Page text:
This concludes the excerpts from Amelia's book.
Jesus Cobos married Francisca Montes, the daughter of Telesforo Montes and Quirina Alderete. Francisca Montes was born in San Elizario, Texas in 1845. Ramon Montes and Dolores Arroyo, Francisca's grandparents were also born in San Elizario, Texas in 1795.
Jesus Cobos and Francisca Montes had two daughters, Maria Francisca Rosalia, born in 1865 and Francisca II, born in 1869. They also had a son, Francisco, born in 1872. Telesforo Montes and Quirina Alderete, grandparents of Francisco, baptized him December 11, 1872. Jesus Cobos and Francisca Montes had other children for whom I have names but not birth years. They are the following: Jesus Cobos II, Nicasio and Agustina. Jesus Cobos II died at the age of 24. Nicasio had a daughter, Refugio Cobos, birth year unknown. Agustina married Cruz Rey and had a daughter, Concepcion Rey who married Antonio Zambrano.
Jesus and Francisca’s daughter, Maria Francisca Rosalia, at the age of 16, married Octaviano Ambrosio Larrazolo on April 25, 1881. Octaviano Ambrosio Larrazolo was 22 years old when he married Rosalia.
Francisco, the son of Jesus Cobos and Francisca Montes married Porfiria Garcia on February 8, 1897. Marriage Witness's were Agapito De Jesus Montes (Jesus Montes) and Josefa Montes. Jesus and Josefa were brother and sister of Francisca Montes. Porfiria Garcia was born in San Elizario, Texas in 1875. Porfiria was the daughter of Gregorio Nacianceno Garcia II and Romana Sanchez. The children of Francisco Cobos and Porfiria Garcia were Nicasio, Leonila, Carlos Cleto, Jose and Ignacio.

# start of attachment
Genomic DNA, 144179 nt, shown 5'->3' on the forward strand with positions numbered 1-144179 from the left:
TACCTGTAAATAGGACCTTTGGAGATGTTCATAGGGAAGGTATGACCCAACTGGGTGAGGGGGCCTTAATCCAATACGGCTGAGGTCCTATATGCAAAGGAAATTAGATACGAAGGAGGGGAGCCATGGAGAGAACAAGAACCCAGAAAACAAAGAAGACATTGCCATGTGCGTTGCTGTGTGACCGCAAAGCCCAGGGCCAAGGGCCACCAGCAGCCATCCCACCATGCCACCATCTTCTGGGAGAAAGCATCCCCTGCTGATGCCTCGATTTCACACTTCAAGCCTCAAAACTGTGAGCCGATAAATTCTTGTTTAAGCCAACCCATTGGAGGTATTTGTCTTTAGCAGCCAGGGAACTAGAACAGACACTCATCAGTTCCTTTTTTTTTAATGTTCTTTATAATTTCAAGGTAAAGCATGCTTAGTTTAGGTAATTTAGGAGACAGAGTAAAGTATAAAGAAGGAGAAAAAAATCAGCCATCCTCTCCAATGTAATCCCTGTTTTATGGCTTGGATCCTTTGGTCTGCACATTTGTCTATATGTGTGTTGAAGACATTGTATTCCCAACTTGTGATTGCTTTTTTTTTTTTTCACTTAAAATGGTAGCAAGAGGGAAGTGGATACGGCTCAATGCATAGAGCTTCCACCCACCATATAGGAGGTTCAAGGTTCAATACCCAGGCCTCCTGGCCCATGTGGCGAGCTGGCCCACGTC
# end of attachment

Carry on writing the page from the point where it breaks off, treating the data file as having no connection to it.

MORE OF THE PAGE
Jesus Cobos, like most of the prominent citizens of San Elizario, gave testimony as recorded in the Congressional Records. On February 4, 1878, Mr. Jesus Cobos stated the following regarding El Paso Troubles In Texas (Salt War Of Texas): "That he has been a resident of this town since 1861 and that the question of the salt lakes was the origin of the troubles in this place which begin in September, 1877." According to several sources, Jesus Cobos, Telesforo Montes and Gregorio Nacianceno Garcia I were determined to prevent the Salt War and avoid the needless bloodshed that ensued. There are several accounts that depict the Salt War and if the reader wishes to obtain more detail, please refer to the "House of Representatives, 45th Congress, 2nd Session, Ex. Doc. No. 93, El Paso Troubles In Texas, Letter From The Secretary Of War" which can be obtained at most city or university libraries.
Nancy Lee Hammons wrote in her book, “El Paso To 1900," that Jesus Cobos was elected as a County Commissioner of San Elizario on November 4, 1884 and served until November 1, 1886.
Like his father in law, Telesforo Montes, Jesus Cobos was addressed as “Don Jesus” which is a sign of respect in the Spanish community.
History has revealed that Jesus Cobos, Telesforo Montes, Gregorio Nacianceno Garcia I, Octaviano Ambrosio Larrazolo, Maximo Aranda, and Juan Mauro Lujan were just some of the famous men that emerged from San Elizario. These men were prominent and legendary leaders that gave of themselves altruistically to the thriving town that San Elizario was during the 1800's when the West was wild. All of us with roots in San Elizario, Texas are proud of these great pioneers and feel rewarded to be a part of San Elizario’s rich history.
Notes regarding data for this life story: